# Solved: Approximately 30% of obese patients develop diabetes. If a p…

Approximately 30% of obese patients develop diabetes. If a physician sees 10 patients who are obese, what is the probability that half of them will develop diabetes?

solution

**Introduction**

The probability that half of 10 obese patients will develop diabetes can be calculated using the binomial distribution. The binomial distribution is used to model the probability of a certain number of successes in a fixed number of independent Bernoulli trials. In this case, the trials are whether each patient develops diabetes or not, and the probability of success (developing diabetes) is 30%.

**Calculation**

To calculate the probability, we need to use the formula for the binomial distribution:

P(X=k) = C(n, k) * p^k * (1-p)^(n-k)

Where:

P(X=k) is the probability of having exactly k successes,

n is the number of trials,

k is the number of successes,

p is the probability of success in each trial,

C(n, k) is the number of combinations of n items taken k at a time.

For this problem, n = 10 (number of patients), k = 5 (half of the patients), and p = 0.30 (probability of a patient developing diabetes).

Using this formula, we can now calculate the probability.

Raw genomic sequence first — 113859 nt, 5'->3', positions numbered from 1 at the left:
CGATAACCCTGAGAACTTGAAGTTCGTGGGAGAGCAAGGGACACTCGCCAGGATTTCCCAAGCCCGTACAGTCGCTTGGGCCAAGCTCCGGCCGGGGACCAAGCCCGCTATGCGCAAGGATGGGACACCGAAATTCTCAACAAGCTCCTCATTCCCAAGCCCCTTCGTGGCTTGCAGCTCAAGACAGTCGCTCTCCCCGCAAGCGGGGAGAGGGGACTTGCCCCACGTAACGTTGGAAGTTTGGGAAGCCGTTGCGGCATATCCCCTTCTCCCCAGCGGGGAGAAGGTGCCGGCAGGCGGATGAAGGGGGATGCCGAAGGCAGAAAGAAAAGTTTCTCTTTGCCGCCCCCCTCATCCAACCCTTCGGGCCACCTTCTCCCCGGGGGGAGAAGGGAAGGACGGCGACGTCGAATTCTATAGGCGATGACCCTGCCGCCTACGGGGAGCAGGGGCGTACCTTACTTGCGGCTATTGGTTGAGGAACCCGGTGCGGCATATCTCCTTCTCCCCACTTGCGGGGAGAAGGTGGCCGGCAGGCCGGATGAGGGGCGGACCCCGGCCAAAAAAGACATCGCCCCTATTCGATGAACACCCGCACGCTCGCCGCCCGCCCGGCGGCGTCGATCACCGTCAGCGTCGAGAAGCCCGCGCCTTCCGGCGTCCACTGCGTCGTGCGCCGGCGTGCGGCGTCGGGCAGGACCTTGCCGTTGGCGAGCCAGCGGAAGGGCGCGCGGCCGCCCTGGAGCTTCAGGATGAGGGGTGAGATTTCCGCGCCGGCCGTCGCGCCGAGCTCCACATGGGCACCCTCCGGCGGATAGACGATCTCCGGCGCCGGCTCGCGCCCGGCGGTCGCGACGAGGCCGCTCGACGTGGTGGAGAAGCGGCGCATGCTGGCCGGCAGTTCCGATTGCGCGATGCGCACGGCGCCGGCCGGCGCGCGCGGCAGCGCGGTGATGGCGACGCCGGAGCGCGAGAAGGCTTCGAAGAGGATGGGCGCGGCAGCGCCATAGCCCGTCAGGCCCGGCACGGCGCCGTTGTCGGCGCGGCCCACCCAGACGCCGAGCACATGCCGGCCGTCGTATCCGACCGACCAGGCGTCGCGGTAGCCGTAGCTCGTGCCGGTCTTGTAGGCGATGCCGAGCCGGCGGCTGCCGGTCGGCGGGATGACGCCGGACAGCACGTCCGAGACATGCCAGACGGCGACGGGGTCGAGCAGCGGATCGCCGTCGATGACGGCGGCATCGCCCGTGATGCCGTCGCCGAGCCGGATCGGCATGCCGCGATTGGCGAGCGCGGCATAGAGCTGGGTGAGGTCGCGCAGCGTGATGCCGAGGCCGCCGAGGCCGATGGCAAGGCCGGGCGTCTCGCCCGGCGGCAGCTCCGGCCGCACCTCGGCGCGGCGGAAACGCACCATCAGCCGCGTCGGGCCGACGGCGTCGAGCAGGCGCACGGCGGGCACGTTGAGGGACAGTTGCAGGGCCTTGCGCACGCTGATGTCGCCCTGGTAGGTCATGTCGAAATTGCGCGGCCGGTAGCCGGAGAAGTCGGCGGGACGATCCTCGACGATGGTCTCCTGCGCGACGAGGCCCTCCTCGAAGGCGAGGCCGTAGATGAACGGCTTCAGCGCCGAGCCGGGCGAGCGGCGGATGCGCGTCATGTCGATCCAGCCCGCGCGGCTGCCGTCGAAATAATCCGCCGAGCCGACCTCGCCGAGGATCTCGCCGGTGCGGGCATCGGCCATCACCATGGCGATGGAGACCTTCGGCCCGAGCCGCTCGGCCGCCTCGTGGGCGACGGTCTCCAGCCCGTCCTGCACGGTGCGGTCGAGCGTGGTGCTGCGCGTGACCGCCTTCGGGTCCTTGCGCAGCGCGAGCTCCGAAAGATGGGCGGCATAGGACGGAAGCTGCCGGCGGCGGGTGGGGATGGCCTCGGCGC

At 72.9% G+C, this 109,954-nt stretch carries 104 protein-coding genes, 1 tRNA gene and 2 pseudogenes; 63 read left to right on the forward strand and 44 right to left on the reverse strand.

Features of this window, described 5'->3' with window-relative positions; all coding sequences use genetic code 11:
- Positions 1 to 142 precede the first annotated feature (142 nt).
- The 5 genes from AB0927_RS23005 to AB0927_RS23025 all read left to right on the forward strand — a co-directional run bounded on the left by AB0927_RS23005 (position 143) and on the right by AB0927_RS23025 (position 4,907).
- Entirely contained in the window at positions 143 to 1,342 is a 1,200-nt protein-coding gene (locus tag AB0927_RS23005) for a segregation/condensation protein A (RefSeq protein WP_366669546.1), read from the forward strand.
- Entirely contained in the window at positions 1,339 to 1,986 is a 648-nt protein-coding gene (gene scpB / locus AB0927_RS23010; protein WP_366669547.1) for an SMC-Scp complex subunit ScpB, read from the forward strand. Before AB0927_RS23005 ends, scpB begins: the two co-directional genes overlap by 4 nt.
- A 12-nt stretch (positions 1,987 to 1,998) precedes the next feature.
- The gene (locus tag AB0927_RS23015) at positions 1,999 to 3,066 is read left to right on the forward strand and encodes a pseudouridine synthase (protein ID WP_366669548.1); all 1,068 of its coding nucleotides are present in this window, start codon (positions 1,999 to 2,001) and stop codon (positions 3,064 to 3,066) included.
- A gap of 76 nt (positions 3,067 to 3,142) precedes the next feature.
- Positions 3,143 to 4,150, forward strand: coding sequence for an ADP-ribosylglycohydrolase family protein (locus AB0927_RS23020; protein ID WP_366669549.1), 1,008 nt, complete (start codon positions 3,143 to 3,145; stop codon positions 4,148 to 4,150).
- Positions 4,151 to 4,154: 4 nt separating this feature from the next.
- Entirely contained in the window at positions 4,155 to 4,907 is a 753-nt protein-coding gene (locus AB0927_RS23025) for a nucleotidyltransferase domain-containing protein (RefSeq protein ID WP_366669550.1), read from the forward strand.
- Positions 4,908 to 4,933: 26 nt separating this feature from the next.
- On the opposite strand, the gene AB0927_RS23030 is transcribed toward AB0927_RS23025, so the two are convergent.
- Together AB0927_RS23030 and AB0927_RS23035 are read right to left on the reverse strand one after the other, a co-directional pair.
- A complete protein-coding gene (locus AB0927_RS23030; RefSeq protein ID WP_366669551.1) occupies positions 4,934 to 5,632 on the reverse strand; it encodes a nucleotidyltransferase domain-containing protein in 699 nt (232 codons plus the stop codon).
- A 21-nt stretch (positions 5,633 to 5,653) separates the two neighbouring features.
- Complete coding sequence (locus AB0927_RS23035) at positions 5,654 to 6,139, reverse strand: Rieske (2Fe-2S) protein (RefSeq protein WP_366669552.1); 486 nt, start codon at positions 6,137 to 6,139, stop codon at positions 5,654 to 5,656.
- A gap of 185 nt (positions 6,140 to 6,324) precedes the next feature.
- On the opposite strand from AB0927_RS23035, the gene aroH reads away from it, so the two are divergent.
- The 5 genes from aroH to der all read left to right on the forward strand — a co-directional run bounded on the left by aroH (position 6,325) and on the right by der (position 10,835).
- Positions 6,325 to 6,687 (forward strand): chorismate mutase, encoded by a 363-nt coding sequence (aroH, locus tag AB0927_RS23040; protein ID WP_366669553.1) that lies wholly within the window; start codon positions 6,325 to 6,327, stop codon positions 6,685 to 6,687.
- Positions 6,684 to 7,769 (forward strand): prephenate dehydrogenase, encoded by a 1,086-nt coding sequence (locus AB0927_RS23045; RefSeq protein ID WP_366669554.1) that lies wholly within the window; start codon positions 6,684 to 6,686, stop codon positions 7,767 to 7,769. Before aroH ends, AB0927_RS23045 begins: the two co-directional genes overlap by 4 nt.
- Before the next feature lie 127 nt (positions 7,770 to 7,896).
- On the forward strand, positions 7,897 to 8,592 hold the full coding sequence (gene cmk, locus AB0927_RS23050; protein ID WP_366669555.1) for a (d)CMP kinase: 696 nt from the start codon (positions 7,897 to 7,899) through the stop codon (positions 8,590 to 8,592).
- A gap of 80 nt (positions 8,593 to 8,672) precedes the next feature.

**Calculation Steps**

1. Calculate the number of combinations:

C(n, k) = C(10, 5) = 10! / (5! * (10-5)!)

2. Calculate the probability:

P(X=5) = C(10, 5) * 0.30^5 * (1-0.30)^(10-5)

**Solution**

Utilizing the above formula and calculations, the probability that half of the 10 obese patients will develop diabetes is:

P(X=5) = C(10, 5) * 0.30^5 * (1-0.30)^(10-5)

P(X=5) = 252 * 0.30^5 * 0.70^5

P(X=5) = 252 * 0.00243 * 0.16807

P(X=5) ≈ 0.102518

Therefore, the probability that exactly 5 out of the 10 obese patients will develop diabetes is approximately 0.102518, or 10.25%.

**Conclusion and Implications**

In conclusion, using the binomial distribution, we have determined that the probability of exactly half of the 10 obese patients developing diabetes is approximately 0.102518, or 10.25%. This calculated probability is based on the assumption that the probability of developing diabetes remains constant for each patient and that the patients are independent of each other.

Understanding these probabilities can help physicians, researchers, and policymakers in assessing the likelihood of diabetes development in obese patients. It can also aid in making informed decisions about the allocation of resources for prevention and treatment interventions.

It is essential to note that individual cases may not always align with the calculated probability due to inherent variations. Nonetheless, the use of probability and statistical modeling provides a valuable framework for decision-making and understanding the likelihood of specific outcomes.